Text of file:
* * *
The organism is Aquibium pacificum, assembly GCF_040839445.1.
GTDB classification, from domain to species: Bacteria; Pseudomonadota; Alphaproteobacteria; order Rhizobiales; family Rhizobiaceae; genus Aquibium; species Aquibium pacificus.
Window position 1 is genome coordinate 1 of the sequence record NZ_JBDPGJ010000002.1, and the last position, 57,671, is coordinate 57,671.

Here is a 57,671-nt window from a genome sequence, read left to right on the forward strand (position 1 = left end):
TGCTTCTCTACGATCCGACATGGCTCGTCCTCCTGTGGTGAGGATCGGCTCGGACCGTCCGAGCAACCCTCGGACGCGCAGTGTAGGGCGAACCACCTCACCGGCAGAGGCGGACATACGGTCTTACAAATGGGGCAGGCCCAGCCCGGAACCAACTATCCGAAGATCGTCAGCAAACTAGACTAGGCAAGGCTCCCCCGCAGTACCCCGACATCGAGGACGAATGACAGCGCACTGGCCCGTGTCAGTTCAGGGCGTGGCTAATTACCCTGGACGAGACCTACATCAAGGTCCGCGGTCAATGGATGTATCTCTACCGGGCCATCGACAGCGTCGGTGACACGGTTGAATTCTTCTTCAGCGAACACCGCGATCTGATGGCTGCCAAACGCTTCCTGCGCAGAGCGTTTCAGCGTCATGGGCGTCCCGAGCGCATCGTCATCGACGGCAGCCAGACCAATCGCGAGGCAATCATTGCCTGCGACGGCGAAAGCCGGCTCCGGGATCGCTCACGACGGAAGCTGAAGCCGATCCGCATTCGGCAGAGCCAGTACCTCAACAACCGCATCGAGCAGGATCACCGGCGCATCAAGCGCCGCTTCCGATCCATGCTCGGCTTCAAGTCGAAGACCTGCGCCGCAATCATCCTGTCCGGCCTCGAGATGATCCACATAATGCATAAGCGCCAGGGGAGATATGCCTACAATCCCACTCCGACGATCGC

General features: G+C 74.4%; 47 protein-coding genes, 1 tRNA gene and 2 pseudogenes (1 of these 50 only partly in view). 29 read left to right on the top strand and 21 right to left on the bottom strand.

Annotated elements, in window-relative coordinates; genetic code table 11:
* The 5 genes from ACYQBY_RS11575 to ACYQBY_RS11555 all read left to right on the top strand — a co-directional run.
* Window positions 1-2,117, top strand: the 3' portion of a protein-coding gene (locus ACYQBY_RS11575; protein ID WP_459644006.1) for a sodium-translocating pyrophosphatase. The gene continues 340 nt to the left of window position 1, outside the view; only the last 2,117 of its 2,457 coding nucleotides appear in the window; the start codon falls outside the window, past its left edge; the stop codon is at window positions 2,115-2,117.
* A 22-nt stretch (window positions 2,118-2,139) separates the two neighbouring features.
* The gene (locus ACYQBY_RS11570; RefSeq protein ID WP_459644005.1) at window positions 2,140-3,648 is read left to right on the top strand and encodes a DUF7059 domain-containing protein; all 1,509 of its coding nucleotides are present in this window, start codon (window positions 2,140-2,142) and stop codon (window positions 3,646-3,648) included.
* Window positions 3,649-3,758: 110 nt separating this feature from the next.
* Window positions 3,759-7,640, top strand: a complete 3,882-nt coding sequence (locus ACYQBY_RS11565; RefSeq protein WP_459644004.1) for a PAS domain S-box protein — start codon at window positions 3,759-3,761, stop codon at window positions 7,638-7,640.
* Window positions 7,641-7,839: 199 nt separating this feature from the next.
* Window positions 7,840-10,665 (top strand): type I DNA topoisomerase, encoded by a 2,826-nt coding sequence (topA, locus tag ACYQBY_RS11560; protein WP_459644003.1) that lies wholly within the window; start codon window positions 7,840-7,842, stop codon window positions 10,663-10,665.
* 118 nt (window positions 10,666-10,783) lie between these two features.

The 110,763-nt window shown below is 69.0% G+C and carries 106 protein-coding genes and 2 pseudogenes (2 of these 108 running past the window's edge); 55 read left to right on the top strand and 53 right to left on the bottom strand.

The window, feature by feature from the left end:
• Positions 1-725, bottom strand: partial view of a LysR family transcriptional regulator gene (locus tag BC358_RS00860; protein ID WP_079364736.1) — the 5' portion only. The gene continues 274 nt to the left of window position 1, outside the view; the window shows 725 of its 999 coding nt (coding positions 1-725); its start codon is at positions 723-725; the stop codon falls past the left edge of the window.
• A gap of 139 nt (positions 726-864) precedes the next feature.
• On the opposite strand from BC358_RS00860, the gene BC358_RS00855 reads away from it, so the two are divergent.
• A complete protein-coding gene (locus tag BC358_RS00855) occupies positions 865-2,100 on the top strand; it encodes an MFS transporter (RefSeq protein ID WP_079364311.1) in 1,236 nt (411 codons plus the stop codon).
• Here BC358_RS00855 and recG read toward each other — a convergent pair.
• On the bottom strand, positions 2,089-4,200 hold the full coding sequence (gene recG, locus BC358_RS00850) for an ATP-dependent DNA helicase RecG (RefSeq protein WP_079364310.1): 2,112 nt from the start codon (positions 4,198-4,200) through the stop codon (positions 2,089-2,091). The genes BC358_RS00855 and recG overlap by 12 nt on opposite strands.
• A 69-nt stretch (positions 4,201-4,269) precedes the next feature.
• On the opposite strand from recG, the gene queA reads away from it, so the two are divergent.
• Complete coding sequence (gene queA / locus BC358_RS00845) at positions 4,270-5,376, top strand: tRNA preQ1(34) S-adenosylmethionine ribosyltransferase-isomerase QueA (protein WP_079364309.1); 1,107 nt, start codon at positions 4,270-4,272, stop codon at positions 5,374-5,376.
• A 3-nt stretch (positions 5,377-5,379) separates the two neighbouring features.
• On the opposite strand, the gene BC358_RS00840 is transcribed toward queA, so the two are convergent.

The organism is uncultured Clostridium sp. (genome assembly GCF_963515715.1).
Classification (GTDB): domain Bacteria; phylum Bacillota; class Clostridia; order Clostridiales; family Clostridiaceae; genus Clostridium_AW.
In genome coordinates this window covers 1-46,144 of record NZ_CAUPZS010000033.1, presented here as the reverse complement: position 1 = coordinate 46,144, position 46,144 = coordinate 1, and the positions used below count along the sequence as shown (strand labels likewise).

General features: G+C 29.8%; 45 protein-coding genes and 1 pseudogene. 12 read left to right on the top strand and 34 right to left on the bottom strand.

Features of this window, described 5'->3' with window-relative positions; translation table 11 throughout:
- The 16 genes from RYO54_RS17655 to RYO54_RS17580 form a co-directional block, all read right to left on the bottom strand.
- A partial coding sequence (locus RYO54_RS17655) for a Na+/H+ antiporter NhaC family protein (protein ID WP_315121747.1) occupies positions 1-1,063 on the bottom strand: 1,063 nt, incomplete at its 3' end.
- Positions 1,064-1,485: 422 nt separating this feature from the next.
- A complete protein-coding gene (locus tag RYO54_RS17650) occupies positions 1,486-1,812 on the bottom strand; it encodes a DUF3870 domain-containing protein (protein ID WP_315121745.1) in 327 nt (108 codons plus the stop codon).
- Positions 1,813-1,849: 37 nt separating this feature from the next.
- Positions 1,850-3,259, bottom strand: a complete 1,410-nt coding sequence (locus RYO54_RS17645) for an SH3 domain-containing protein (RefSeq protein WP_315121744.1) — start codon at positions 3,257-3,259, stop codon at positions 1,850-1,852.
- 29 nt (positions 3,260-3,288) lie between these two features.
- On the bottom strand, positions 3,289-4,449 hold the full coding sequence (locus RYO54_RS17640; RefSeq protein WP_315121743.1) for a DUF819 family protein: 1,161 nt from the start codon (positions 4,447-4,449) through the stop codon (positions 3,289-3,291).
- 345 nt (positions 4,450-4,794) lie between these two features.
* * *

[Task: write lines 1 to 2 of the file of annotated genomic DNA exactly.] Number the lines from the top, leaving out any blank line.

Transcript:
The organism is Aquibium pacificum, assembly GCF_040839445.1.
GTDB classification, from domain to species: Bacteria; Pseudomonadota; Alphaproteobacteria; order Rhizobiales; family Rhizobiaceae; genus Aquibium; species Aquibium pacificus.